Spam Emails Drop below 50% for First Time in 12 Years

19 Jul 2015 | Author: | No comments yet »

Email Spam Rates Are Now Lower Than Ever.

While the classic penis-enlargement and Nigerian prince messages still creep into your daily mail, most folks are likely to find emails pushing Lasik eye surgery, online nursing degrees, and auto insurance.The latest figure comes from security firm Symantec’s June 2015 Intelligence Report, which notes this is the first time in over a decade that the rate has fallen below 50 percent.

Or perhaps quarrying and excavating: At 56 percent, the mining industry took the award for highest spam rate during May, topping its previous performance of 55 percent. Compared to the previous report that the enterprise published in 2003, spam emails only cover 49.7 per cent of emails; thus showing that the recent measures have helped reduce spamming by 50 percent. Law enforcement, along with companies including Microsoft, have aggressively gone after some of the largest botnets over the last few years and worked to technically shut them down. At one of the peaks of the spam epidemic, in June 2009, 5.7 trillion of the 6.3 trillion messages sent were spam, according to past data from Symantec. Symantec also reported spam rates by organization size, and you might be surprised to learn that smaller companies—those with one to 500 employees—are most likely to shower you with straight-to-the-trash emails.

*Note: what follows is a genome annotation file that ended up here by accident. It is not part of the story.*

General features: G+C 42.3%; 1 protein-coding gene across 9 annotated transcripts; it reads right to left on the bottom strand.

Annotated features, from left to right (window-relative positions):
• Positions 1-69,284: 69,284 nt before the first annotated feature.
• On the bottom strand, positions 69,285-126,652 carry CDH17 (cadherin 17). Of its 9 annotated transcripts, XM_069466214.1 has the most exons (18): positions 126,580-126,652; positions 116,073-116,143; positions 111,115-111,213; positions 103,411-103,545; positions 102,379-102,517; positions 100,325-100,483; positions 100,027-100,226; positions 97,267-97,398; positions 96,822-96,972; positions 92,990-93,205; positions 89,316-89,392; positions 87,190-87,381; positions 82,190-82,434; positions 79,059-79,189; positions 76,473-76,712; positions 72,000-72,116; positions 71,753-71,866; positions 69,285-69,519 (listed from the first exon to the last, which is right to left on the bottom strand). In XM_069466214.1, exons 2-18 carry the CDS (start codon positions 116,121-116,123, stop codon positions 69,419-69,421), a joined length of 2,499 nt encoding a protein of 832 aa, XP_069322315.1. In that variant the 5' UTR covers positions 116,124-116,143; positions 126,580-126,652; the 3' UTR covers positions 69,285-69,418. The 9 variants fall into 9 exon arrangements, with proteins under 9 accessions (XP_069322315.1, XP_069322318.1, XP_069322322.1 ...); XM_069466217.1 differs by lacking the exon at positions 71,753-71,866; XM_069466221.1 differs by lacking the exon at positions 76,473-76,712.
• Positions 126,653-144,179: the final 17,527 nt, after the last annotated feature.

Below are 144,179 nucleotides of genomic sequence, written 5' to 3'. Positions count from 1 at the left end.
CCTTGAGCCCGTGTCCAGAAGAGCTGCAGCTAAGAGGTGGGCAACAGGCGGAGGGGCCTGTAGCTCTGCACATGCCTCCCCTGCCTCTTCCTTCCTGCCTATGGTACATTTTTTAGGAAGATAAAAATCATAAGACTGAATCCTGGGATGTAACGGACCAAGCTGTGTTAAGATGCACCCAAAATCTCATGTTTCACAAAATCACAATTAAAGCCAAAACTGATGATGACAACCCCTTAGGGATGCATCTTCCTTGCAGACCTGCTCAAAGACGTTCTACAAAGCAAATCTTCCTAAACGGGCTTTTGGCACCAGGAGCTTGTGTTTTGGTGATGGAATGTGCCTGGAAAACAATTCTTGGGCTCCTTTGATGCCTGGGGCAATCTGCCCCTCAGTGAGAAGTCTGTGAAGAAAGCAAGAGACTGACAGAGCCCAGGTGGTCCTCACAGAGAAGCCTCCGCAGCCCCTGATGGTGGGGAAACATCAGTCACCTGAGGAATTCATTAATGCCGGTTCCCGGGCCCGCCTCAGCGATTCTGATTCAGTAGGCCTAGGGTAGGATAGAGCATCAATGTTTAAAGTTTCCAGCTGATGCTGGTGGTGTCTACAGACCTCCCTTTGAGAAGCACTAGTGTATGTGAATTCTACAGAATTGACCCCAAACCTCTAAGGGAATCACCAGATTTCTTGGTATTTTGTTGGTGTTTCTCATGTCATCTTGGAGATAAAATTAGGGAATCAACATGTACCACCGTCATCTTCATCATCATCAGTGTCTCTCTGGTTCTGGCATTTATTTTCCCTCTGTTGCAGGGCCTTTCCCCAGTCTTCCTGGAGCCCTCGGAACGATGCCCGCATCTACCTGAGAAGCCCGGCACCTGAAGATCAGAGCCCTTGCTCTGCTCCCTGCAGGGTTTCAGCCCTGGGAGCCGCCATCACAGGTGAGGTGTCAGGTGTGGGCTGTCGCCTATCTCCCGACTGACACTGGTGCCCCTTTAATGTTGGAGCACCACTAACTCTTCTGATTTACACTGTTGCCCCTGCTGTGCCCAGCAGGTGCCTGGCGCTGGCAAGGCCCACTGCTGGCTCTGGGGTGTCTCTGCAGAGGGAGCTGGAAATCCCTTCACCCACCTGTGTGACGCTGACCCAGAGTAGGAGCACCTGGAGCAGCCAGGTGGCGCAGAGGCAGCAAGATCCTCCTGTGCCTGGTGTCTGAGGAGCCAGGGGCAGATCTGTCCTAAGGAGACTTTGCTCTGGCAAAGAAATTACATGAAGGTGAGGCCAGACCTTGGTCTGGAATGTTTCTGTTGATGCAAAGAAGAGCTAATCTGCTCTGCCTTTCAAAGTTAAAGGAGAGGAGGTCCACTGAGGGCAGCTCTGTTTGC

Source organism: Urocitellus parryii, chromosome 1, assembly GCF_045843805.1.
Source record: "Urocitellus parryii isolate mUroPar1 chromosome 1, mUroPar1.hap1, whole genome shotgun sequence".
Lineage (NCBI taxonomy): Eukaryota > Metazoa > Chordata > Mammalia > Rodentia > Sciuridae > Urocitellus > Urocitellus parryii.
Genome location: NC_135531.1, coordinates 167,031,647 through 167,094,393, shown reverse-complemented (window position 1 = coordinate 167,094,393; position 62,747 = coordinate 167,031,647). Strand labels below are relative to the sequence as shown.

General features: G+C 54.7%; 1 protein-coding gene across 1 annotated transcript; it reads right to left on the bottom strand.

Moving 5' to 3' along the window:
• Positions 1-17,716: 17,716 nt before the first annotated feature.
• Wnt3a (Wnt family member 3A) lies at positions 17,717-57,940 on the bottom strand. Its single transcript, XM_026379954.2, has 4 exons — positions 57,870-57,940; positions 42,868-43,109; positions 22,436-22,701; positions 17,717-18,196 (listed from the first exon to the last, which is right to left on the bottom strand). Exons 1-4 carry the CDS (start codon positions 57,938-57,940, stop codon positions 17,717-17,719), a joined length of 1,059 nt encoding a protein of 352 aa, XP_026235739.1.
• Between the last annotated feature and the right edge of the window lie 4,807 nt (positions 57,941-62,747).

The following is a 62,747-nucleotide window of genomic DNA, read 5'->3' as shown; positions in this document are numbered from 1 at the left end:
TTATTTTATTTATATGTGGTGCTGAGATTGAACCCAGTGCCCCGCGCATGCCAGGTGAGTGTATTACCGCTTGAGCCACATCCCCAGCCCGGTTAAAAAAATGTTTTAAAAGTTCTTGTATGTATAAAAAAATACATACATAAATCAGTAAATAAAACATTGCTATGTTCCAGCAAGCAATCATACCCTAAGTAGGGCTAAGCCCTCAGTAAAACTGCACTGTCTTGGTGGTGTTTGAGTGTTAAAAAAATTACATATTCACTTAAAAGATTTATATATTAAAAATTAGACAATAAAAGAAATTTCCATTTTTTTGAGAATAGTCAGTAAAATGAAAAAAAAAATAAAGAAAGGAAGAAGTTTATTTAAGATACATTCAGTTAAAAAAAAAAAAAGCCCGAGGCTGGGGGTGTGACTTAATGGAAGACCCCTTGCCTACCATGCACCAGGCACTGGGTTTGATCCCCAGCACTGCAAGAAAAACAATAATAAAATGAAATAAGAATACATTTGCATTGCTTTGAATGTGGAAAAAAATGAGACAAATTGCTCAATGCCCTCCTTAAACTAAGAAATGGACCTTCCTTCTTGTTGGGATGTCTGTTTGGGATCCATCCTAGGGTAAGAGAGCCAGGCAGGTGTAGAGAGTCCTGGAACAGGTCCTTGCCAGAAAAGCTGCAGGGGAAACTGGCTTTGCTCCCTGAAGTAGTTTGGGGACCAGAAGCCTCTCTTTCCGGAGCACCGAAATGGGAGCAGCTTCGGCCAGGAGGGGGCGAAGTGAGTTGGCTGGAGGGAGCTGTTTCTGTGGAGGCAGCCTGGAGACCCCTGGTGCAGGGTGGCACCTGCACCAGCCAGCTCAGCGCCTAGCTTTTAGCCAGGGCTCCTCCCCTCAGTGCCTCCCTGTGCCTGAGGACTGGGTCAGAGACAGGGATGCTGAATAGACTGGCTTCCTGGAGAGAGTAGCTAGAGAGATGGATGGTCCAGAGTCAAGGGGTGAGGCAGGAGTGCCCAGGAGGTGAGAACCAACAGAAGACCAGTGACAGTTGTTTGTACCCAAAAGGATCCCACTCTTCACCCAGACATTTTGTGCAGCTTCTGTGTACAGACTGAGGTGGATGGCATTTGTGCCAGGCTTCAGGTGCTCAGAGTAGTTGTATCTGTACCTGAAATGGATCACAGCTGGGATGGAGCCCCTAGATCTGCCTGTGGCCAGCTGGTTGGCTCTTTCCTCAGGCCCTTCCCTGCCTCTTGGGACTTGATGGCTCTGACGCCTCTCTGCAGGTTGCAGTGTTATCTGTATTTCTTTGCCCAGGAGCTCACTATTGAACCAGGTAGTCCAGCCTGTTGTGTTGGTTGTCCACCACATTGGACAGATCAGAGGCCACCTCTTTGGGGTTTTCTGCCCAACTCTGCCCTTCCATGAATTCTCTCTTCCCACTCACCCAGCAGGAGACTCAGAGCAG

Improved filtering and blocking also means that fewer unsolicited marketing messages reach inboxes where people might click on a message to buy a product. The study shows that only 49.7 of the messages in our email boxes represent spam letters and neither of them are as annoying as the well-known money-begging messages. The decline of spam is usually attributed to legal prosecution against botnets (including by major tech companies like Microsoft), faster reaction times by network providers, improved blocking, and better filtering.

That’s not to say spam is going to completely stop, but as the cost of entry into the spam business rises and the likelihood of a return falls, it’s less of an incentive. The news comes after Google last week introduced Gmail Postmaster Tools, which lets qualified high-volume senders—e-retailers, crowdfunding sites, governments, etc.—analyze their email, including data on delivery errors, spam reports, and reputation. Symantec is a global leader in providing security, storage and systems management solutions to help consumers and organizations secure and manage their information-driven world. Symantec noted that phishing and email-based malware fell in June, which is evidence that “attackers are simply moving to other areas of the threat landscape.”

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